For the template transformations, you should look at C#'s LINQ if you haven't already. It's not exactly the same thing, but it allows processing objects without explicit looping.

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I have found nothing like that. But why would anybody use anything else to transform XML ? XSLT does a perfect job once you understand the non procedural way of developing solutions. Our applications are largely XSLT based and it is a really powerful tool.

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The purpose is not to transform XML, but to transform arbitrary data-structures (e.g., JSON) using any general-purpose programming language (instead of a non general-purpose language like XSLT) –  dreftymac Jul 17 '09 at 22:10
    
With XSLT 2.0 there are a variety of new features that make it easier to parse non-XML files, such as JSON (e.g. unparsed-text(), Regular expressions, etc.). Rather than look for an alternative to XSLT, see if you can accomplish what you need with XSLT 2.0. –  Mads Hansen Aug 19 '09 at 11:31

A comment on your first requirement:

  • the ability to traverse data structures using "path" style statments via xpath

XPath makes a lot of assumptions on the data structure. If you're going to use it, you might as well convert your structure to XML because it's going to look like it anyway once you make it traversable via some XPath-like language unless you severely limit your XPath subset.

Also, keep in mind that the "only two things" that you are missing, XPath and template processing, are in-fact a huge part of what makes up Xslt. I'm curious why you decided to take it off of your tool-belt.

In spite of that fact that you wanted an Xslt alternative, I would still recommend Xslt and Xslt 2.0 in particular. With the addition of the unparsed-text and analyze-string you have a powerful text processing language. For example take a look at a CSV to XML stylesheet. Even though JSON isn't regular, you'd still be able to write a simple JSON to XML translator using recursive templates and transform the result at will.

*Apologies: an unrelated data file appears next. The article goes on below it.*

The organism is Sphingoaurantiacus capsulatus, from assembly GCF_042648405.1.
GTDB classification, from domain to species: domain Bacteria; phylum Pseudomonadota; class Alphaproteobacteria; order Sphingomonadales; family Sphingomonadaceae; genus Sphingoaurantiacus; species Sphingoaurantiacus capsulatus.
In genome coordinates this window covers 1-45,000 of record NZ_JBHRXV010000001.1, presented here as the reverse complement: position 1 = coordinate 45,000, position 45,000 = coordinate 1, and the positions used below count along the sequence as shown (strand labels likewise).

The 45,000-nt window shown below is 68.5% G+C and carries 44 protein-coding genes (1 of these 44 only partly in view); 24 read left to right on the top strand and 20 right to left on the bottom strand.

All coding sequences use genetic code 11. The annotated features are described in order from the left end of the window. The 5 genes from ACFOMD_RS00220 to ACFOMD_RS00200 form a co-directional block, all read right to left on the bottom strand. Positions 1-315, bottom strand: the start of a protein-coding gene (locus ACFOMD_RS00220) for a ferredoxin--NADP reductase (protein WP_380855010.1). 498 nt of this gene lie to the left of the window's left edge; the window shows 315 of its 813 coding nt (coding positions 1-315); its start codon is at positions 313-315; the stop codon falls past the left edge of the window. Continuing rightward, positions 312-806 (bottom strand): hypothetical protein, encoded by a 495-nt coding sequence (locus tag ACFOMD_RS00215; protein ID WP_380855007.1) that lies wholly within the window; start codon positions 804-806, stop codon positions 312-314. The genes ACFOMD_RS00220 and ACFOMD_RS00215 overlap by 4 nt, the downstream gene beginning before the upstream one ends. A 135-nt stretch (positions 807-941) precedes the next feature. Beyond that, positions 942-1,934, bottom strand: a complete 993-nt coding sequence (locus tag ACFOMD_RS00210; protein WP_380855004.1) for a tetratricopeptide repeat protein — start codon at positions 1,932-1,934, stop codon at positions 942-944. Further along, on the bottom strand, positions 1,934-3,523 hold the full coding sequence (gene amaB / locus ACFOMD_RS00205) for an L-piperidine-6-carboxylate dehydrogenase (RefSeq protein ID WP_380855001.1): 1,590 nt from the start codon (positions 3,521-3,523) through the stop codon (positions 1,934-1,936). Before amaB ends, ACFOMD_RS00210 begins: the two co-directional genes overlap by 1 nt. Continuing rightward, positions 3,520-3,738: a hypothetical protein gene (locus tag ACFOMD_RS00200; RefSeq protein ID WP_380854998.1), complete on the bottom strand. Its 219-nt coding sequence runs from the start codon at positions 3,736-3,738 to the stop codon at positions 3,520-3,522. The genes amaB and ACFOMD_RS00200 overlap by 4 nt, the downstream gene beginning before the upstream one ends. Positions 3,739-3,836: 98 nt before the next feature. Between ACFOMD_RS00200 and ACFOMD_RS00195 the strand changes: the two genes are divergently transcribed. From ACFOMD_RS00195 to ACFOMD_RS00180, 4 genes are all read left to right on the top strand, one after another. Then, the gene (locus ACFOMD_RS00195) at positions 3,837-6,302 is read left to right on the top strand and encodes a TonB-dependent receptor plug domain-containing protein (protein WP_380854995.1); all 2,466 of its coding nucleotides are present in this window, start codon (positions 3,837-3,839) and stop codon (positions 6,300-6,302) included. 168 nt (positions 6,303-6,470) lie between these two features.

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Thanks for your comment. You've already touched on one issue, converting every structure into an XML data packet has some rather cumbersome aspects. Moreover, XSLT is great for what it does, but there is something to be said for a purely general-purpose transformation language. It's not clear whether XSLT 2.0 bills itself as that. If so, the result remains to be seen. –  dreftymac Jul 20 '09 at 15:48
    
I'm pretty sure that most would agree that XSLT isn't a general-purpose anything. I'm curious, however, if you had a specific use-case in mind in pseudo-code. If there was something that was general-purpose, how would you define it's structure and how to traverse it to the transformer? I would conjecture that the definition would be cumbersome enough to justify converting your data-structures to XML. If you had in mind a fairly elegant syntax, however, that would be a great idea for a project. –  16bytes Jul 20 '09 at 17:00
    
If you can compare JSON with XML, there are some similarities. Both are used to specify arbitrary structures with potentially many levels of nesting. Also, "xpath" style addressing of JSON has been mentioned before (see e.g., goessner.net/articles/JsonPath ) –  dreftymac Jul 21 '09 at 17:37